I didn’t mean to be rude using the phrase “buy it”. It was a phrase used in your earlier post and I thought it was a normal expression for you.
No problem. (And I didn’t think you were being rude.)
People at the very edge of suicide often don’t have things under control mentally. They are not at that moment thinking straight.
In my early twenties I approached the edge of suicide - I was not mentally in a good place. Looking back at that phase, there is no way that my thought processes were rational or logical. All I wanted to do was to get out of ‘here’ (this reality). To just check-out and die.
So I think it’s unfair to cast Bourdain as having ‘wilfully abandonned’ his daughter. It might even have made sense to him, at the time he took his life. Unless you were there in his final hours, talking to him and hearing his own thoughts, there is no possible way you can judge the man.
Disagree. Life is often, very often, unfair. As a father it is simply unforgivably selfish to throw off a burden so heavy that you would rather die than bear it onto the thin shoulders of your eleven-year old, newly orphaned daughter.
The guy was rational enough to wait until everybody was away and to hang himself quietly (as far as we know). He quit on his daughter and he quit on himself. No sympathy from me.
Everything else is just excuses, sorry. Afraid that in this case I stand behind ‘suck it up, buttercup.’
Unfortunately it’s not uncommon for suicidal people to rationalize that people are better off without them alive. I can def empathize with feeling that way at some low points in my life. It’s hard to imagine the feeling if you’ve never felt that way where you think taking your life is the only way and I hope you don’t. I do however have to disagree with you on it being a issue on toughness as it might discourage people from seeking help. I can say that it is at least a choice to speak up and seek help however hard it might be.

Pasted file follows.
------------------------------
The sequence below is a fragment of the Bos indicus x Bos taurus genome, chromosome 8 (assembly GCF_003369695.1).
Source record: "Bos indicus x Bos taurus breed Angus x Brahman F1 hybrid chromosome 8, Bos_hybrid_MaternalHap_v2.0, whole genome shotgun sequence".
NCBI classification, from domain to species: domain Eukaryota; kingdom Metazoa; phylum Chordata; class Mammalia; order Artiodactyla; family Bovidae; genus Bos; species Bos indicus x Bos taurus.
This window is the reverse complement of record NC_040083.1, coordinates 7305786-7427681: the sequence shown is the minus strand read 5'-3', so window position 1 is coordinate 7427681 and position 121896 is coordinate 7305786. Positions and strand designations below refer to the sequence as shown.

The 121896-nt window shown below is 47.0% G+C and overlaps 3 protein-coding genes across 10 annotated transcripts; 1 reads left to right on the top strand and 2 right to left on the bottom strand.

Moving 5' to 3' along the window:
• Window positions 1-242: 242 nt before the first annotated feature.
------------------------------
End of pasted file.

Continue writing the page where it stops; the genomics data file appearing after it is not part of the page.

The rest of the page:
Sad what happened all around. Regardless of how you feel. I do hope his death continues to bring more people to seek help. I think suicide rates are on the rise. And I’ve said it before, males make up predominantly the percentage of suicides.
In practical terms this advice has been proven not to work for ever.
However, it still remains good advice, IMO, when combined with other methods. As a standalone it has zero efficacy.
Either Bourdain tried to suck it up and therefore sucking it up didn’t work, or he didn’t try to suck it up. Doesn’t make logical sense to me.
He was able to suck it up right up until he made a conscious decision to quit. He decided to forfeit everything he had, everything he ever would have, and he placed a huge burden on his daughter.
As an adult we can all choose to quit anytime we want to, and he did that. Fine. He doesn’t get to keep his respectability, though. Not from me, anyway.
He had mental illness and severe addictions, I’d say stop bashing the guy at this stage. His brain was damaged just like if your heart was damaged or your liver or whatever . If your brain isn’t working properly you can’t think straight. Fact.